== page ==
Until 1949, monasteries were built in the Southeast Asian countries, for example by monks of Guanghua Monastery, to spread Chinese Buddhism. Presently, Guanghua Monastery has seven branch monasteries in the Malay Peninsula and Indonesia. Several Chinese Buddhist teachers left mainland China during the Communist Revolution, and settled in Hong Kong and Taiwan.
After the communist takeover of Mainland China, many monastics followed the ROC's exodus to Taiwan. In the latter half of the 20th century, many new Buddhist temples and organizations were set up by these monastics, which would later come to become influential back in Mainland China after the end of the Cultural Revolution.
Master Hsing Yun (1927-present) is the founder of Fo Guang Shan monastic order and the Buddha's Light International Association lay organization. Born in Jiangsu Province in mainland China, he entered the Sangha at the age of 12, and came to Taiwan in 1949. He founded Fo Guang Shan monastery in 1967, and the Buddha's Light International Association in 1992. These are among the largest monastic and lay Buddhist organizations in Taiwan from the late 20th to early 21st centuries. He advocates Humanistic Buddhism, which the broad modern Chinese Buddhist progressive attitude towards the religion.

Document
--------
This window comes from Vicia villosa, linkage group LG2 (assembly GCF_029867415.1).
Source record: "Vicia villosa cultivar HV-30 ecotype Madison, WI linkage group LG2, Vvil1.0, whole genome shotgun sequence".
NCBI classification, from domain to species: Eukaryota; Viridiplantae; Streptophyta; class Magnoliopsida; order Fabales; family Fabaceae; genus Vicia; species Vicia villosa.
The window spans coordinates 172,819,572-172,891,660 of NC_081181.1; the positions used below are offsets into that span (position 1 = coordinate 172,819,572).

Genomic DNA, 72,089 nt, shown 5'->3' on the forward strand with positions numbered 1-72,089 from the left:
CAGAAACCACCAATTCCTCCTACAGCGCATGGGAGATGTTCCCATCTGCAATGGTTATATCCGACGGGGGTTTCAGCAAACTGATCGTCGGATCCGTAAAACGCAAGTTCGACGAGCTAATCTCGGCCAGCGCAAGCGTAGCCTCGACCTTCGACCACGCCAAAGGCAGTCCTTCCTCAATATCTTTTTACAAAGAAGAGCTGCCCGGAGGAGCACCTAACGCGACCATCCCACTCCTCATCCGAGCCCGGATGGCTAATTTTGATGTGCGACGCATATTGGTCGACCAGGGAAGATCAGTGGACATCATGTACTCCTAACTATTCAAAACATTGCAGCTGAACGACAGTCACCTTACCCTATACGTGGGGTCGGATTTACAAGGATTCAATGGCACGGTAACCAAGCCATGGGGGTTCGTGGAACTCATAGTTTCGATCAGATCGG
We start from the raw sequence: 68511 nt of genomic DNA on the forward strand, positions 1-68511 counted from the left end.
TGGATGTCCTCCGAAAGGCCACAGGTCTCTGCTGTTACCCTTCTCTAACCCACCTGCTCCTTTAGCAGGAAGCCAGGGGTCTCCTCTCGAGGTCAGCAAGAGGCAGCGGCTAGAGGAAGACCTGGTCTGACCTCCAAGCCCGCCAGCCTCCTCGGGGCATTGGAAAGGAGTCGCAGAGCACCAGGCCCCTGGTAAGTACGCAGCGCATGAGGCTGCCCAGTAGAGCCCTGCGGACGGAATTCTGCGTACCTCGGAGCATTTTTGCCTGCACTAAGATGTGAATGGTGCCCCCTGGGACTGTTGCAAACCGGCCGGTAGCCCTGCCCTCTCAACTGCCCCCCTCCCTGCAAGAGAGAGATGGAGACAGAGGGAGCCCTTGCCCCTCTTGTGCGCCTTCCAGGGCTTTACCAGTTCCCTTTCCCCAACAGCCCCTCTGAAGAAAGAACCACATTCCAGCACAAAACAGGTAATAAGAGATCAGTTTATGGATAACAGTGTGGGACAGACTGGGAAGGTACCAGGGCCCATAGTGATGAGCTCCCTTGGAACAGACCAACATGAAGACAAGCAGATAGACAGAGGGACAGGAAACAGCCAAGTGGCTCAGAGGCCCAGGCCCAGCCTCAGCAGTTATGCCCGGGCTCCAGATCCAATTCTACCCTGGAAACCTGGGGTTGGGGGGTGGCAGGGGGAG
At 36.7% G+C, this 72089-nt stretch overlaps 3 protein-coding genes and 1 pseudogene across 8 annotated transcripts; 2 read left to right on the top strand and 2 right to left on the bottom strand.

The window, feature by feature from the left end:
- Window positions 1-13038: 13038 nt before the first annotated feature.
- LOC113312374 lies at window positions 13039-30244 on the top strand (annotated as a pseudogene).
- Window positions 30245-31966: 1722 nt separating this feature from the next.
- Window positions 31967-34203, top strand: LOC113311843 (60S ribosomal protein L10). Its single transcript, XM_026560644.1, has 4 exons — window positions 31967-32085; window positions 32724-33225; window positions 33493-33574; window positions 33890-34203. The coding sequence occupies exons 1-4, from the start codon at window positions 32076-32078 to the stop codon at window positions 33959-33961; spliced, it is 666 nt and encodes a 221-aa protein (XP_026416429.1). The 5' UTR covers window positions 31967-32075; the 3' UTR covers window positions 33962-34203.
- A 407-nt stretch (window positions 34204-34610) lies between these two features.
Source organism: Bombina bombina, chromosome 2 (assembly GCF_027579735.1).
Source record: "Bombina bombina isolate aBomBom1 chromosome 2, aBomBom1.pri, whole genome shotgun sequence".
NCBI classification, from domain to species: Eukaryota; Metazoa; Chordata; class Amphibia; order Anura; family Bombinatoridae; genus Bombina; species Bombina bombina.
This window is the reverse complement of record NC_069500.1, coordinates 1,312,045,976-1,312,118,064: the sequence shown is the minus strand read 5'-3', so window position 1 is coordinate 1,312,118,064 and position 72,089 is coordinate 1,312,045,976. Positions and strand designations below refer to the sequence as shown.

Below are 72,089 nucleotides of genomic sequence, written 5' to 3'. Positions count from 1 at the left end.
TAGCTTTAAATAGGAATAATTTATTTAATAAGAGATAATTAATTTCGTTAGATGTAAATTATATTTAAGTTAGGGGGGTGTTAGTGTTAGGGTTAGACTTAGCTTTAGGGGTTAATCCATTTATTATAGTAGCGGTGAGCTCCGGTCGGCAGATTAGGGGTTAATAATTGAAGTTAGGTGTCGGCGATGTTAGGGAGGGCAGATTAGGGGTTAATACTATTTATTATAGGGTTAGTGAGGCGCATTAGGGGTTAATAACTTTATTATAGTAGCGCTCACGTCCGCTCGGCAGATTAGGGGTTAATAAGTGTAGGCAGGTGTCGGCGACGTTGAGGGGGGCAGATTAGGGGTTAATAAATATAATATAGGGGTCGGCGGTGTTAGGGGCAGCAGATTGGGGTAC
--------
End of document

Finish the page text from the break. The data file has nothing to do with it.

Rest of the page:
Master Sheng Yen (1930-2009) was the founder of the Dharma Drum Mountain, a Buddhist organization based in Taiwan which mainly advocates for Chan and Pure Land Buddhism. During his time in Taiwan, Sheng Yen was well known as one of the progressive Buddhist teachers who sought to teach Buddhism in a modern and Western-influenced world.
Master Cheng Yen (born 14 May 1937) is a Taiwanese Buddhist nun (bhikkhuni), teacher, and philanthropist. She was a direct student of Master Ying Shun, a major figure in the early development of Humanistic Buddhism in Taiwan. She founded the Buddhist Compassion Relief Tzu Chi Foundation, ordinarily referred to as Tzu Chi in 1966. The organization later became one of the largest humanitarian organizations in the world, and the largest Buddhist organization in Taiwan.
Master Wei Chueh was born in 1928 in Sichuan, mainland China, and ordained in Taiwan. In 1982, he founded Lin Quan Temple in Taipei County and became known for his teaching on Chan practices by conducting many lectures and seven-day Chan meditation retreats, and eventually founded the Chung Tai Shan Buddhist order. The order has established more than 90 meditation centers and branches in Taiwan and abroad, including branches in Australia, Hong Kong, Japan, Philippines, and Thailand.